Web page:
Hello - I have never used a Mac and I am currently looking into getting a Macbook Pro . I have a couple questions hopefully some of you can help me with.

    I read alot of reviews and found that the new Macbook notebook can run windows does anyone know how the performance is VS on a PC ? Has anyone tried the Vista on a Macbook yet ?
    Well, to be quite honest, although the exterior design is purely Apple, the Mac really is just a PC. It was different before the switch to Intel, but now they're using the same chipsets and components as every other PC. Performance should be on-par with a Wintel laptop with equivalent specs regardless of what operating system you're running on it. BTW, why would you want to run Windows Vista? If you've been able to find a single compelling feature (aside from asthetics) that makes it advantageous to use over XP, I'm curious to see what it is.


    Can it run and support the new 3D games (eg splinter cell, Fear etc ?) while in windows or OSX ?
    Yes, but keep in mind that any game written for Windows will need to be run under Windows. Any game written for OS X, will need to run under OS X.

    I have seen a review they mention is has only one mouse button, does this mean there is no "right click" like a normal mouse?
    Macs have never had a right mouse button - at least not from the factory. You can add an external 2-button mouse, but if you want to use the built-in trackpad, you'll have to CTRL-click or two-finger tap. Not a big deal IMHO - I've grown used to tapping for a left click, so it's not a stretch to two finger tap for a right-click.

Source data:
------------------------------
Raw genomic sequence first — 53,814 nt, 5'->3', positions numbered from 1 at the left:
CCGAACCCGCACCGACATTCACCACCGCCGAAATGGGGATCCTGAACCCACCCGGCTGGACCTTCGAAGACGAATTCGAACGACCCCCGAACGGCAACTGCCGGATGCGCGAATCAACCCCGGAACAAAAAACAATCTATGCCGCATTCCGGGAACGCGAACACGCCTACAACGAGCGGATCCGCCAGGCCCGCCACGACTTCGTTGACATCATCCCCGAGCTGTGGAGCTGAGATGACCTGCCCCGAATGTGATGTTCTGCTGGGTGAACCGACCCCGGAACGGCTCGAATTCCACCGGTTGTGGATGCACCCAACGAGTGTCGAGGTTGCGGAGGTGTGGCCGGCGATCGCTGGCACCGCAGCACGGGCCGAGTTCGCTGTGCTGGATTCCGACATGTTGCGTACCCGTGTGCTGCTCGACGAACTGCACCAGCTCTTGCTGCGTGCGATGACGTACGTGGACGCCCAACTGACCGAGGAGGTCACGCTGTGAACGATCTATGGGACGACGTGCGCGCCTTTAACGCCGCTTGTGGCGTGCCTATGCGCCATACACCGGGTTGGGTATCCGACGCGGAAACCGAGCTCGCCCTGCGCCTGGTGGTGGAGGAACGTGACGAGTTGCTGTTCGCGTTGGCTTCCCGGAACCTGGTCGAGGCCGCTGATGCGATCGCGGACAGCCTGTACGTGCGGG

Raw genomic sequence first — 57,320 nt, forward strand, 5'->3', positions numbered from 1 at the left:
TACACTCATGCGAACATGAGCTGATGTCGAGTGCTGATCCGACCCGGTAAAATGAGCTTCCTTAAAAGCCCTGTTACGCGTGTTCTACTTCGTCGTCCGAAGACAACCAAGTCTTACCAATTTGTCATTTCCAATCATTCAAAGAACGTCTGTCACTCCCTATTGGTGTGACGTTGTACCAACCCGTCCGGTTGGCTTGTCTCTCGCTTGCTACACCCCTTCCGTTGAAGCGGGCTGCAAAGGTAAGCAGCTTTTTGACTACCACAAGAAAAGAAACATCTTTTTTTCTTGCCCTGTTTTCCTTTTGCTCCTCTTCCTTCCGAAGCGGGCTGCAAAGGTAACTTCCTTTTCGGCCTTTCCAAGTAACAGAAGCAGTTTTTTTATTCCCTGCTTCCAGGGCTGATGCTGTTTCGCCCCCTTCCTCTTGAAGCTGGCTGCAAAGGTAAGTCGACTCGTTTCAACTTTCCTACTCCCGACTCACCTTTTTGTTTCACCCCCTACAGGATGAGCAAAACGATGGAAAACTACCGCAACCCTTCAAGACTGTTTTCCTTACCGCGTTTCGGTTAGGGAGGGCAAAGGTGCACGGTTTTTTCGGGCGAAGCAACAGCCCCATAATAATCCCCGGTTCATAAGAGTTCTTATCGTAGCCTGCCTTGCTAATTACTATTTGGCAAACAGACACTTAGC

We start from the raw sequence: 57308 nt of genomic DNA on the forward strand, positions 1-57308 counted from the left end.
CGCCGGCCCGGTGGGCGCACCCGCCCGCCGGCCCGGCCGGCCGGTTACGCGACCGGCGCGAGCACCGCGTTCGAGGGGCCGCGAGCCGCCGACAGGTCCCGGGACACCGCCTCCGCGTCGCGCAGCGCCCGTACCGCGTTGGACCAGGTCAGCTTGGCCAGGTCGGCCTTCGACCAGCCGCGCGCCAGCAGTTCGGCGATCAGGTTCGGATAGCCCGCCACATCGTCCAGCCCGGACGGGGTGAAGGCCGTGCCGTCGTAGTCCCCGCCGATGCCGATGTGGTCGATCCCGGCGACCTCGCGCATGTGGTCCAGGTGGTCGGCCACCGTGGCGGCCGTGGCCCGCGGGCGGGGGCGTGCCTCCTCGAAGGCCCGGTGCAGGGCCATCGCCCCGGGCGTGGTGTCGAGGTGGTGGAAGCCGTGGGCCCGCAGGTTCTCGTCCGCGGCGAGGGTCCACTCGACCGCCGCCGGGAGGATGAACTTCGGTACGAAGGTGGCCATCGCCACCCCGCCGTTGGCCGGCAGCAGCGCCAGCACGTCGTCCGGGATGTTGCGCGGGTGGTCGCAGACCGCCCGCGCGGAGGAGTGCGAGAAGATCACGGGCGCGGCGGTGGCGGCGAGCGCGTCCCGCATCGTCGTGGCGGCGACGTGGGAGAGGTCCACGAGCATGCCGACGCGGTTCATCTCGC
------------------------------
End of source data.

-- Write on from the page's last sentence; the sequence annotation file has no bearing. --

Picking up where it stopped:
I have been a windows user for most of my computing life, so when I heard Mac can run windows I really want to make the switch. I just dont want to sacrifice not being able to run Windows and all my Windows apps. My main concern is any performance issue when booting into windows.
    If you're happy with your PC, Windows and applications, why do you want to switch? For me, the compelling feature of Macs is OS X. If you're buying a Mac to run Windows, I think you need to reconsider your needs/priorities.

    Any suggestions on what to look for? Graphic appearance is very important, hows the display on a Macbook?

    Sorry for the "noob" questions any help would be great!
    There's a buyer's guide in a sticky at the top of this forum. Because Apple only makes a few different models of notebooks, you simply need to choose between MacBook and MacBook Pro. If you intend to play games, I strongly suggest the Pro because it has a "real" video card instead of the integrated Intel "Extreme" <snicker, snicker> Graphics.

    Good luck on your purchase.